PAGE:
• Date Posted:

    25 — 01 — 2019
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Celebrating Burns Night | Music Inspired by Robert Burns

Happy Burns’ Night!

At RHA we’re proud of our Scottish heritage and are always looking for an excuse to have a wee dram. What better night than tonight, which marks the celebration of Scotland’s national bard, Robert Burns?

He’s known throughout the world – most notably for the New Year’s favourite, Auld Lang Syne. Which, in fact, is one of the three most popular songs in the world, along with Happy Birthday and For He’s a Jolly Good Fellow. The poet and talented lyricist was first published in the 18th Century and was so popular that he was even adopted as Russia’s People’s Poet.

Whilst best known for poems about wee, sleekit’, cowrin, tim’rous beasties (mice!), Burns’ work has had a huge impact on modern-day music all over the globe. Even boundary-pushing musicians like Bob Dylan and Michael Jackson cite the 18th-Century Scots’ romantic as a key influence.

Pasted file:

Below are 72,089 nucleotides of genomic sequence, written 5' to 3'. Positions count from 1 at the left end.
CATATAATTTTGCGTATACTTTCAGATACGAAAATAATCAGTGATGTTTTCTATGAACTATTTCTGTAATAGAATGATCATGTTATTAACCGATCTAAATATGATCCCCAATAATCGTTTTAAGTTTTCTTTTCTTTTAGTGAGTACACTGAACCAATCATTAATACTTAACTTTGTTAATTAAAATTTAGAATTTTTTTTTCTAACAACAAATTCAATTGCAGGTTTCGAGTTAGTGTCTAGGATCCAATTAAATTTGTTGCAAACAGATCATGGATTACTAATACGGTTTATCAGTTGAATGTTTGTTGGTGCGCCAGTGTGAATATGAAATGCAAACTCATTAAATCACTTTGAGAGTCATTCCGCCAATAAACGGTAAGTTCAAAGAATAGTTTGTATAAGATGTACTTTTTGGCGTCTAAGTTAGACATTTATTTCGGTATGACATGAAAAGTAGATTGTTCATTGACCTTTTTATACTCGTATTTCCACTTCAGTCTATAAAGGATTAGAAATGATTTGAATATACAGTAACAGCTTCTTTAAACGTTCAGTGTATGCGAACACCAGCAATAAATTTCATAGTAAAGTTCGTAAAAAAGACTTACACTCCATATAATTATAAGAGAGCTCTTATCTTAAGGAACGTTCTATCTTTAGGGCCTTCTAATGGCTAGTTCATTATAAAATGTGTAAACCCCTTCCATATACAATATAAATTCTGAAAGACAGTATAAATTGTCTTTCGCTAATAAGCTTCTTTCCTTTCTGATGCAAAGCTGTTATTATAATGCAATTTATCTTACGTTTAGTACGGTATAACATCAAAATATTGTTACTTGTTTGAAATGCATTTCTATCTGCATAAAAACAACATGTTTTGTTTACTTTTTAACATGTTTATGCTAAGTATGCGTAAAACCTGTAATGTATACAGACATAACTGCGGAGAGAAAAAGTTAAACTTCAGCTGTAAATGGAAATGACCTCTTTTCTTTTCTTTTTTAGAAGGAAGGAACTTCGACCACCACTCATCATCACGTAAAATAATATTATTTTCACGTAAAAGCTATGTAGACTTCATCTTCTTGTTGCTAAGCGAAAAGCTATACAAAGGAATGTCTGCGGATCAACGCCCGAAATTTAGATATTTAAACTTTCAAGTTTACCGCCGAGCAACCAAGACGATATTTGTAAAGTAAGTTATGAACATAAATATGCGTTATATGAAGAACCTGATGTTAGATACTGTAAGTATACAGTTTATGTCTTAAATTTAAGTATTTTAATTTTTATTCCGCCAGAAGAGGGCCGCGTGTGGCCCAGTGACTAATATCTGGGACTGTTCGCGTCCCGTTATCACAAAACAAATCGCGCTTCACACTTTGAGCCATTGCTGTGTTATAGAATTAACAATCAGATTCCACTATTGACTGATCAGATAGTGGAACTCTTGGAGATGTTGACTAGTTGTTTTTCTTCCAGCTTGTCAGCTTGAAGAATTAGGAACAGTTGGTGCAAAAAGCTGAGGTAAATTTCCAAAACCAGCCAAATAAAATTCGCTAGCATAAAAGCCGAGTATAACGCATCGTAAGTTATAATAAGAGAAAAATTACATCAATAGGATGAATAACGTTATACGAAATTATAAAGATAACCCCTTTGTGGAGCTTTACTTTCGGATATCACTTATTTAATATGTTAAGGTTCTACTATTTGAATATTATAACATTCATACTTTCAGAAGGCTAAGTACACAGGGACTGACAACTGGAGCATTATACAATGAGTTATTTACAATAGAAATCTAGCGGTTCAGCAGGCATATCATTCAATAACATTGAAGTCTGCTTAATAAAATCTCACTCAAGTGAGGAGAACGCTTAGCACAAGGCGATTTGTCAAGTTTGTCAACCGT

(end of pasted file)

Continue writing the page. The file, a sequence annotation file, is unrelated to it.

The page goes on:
In fact, musician Bob Dylan proudly professed his admiration of the poet, noting: “A Red, Red Rose” lyrics impacted his life more than any others.

Burns’ influence can also be felt throughout the literary world. John Steinbeck’s “Of mice and Men” lifts its title from Burns’ “To a mouse”, while “Comin through the Rye” is used as a plot device in J. D. Salinger’s “The Catcher in the Rye”.

Robert Burns is not the only poet to inspire popular music. In fact, the bases for many known songs have been sparked from a few lines of well-crafted rhymes. California based rockers Counting Crows lifted their name from the traditional British nursery rhyme “One for sorrow”.  Even Metallica reference “Hush Little Baby” in their 1991 hit, “Now I Lay Me Down to Sleep.”

We’ll continue to hear poetic influences throughout the charts for a long time to come, so we’ll be raising a glass to Burns tonight accompanied by our playlist of songs inspired by the written word.